Charlotte Delbo and her husband, Georges Dudach, were arrested in March 1942 for their involvement in the French Resistance. Georges was executed in prison in May of that year. Charlotte spent nearly 11 months in a series of French camps. On January 24, 1943, she was one of 230 French women, members of the resistance, who were deported from France to Auschwitz. After a year in Auschwitz, she was sent to Ravensbrück. At the end of the war, she was one of only 49 women from the Janaury 24 transport who survived.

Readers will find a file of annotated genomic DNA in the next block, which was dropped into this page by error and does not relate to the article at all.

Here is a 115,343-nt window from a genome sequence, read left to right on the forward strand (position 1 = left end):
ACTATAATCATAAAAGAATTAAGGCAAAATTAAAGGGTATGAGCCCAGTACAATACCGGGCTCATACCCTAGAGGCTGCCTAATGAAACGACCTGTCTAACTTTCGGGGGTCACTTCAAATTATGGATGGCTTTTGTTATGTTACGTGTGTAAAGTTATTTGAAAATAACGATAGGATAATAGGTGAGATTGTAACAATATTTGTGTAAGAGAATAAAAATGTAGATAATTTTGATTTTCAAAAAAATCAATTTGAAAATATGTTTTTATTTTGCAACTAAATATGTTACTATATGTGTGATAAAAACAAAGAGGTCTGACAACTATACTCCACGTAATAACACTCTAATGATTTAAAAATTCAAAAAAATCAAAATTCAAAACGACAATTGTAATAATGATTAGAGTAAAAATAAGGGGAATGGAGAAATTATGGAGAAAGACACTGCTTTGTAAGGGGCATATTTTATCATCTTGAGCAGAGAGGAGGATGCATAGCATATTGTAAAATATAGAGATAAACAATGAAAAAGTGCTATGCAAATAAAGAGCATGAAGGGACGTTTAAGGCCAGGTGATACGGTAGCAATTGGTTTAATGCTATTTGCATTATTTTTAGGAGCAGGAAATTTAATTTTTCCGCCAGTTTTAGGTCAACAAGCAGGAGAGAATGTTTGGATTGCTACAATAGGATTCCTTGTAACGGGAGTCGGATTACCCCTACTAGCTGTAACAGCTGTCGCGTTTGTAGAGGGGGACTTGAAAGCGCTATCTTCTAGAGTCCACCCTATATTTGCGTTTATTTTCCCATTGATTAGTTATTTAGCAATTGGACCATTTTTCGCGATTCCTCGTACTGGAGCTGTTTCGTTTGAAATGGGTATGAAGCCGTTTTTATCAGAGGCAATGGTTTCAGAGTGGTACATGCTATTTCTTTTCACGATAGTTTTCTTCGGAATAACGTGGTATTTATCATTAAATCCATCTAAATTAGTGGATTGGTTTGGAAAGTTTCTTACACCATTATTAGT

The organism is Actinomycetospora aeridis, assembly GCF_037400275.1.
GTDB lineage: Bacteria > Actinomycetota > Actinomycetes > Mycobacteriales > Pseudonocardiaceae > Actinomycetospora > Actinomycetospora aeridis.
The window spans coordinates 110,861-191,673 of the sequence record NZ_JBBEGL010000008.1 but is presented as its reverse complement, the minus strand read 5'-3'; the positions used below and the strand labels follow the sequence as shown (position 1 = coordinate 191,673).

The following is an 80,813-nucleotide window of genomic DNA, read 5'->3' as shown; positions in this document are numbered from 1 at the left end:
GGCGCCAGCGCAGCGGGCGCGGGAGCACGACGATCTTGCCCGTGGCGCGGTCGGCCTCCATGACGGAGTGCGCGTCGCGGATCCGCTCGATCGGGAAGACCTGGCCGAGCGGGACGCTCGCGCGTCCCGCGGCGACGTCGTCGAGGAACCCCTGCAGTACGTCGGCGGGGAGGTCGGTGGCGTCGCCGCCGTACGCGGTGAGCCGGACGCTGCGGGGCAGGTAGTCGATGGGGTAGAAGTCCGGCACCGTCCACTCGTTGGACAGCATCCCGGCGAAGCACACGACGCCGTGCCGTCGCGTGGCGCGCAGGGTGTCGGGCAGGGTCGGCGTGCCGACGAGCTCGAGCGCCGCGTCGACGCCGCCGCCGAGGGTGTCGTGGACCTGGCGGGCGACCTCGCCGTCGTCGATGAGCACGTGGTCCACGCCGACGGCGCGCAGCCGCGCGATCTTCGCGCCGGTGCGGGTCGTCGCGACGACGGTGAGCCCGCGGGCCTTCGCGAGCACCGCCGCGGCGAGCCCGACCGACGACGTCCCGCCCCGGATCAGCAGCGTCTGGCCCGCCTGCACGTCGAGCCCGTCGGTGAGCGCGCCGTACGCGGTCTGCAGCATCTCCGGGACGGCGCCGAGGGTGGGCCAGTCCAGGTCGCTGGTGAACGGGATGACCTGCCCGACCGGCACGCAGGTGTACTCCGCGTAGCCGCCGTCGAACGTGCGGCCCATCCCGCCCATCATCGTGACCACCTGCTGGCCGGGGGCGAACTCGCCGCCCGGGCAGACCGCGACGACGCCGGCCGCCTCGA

After liberation, Charlotte wrote about her experiences in the camps. She struggled to explain the unexplainable horrors she saw and lived through to readers who had not been there. Her memoir was translated into English as Auschwitz and After (Yale University Press, 1995). While they were at Auschwitz, Charlotte and her fellow prisoners kept count of the days so that if they were ever freed they would be able to report death dates and last words to the family members of those who did not survive. In her book Convoy to Auschwitz: Women of the French Resistance (Northeastern University Press, 1997), she provided a biographical sketch of each of her fellow deportees—those who survived as well as those who died—from January 24, 1943.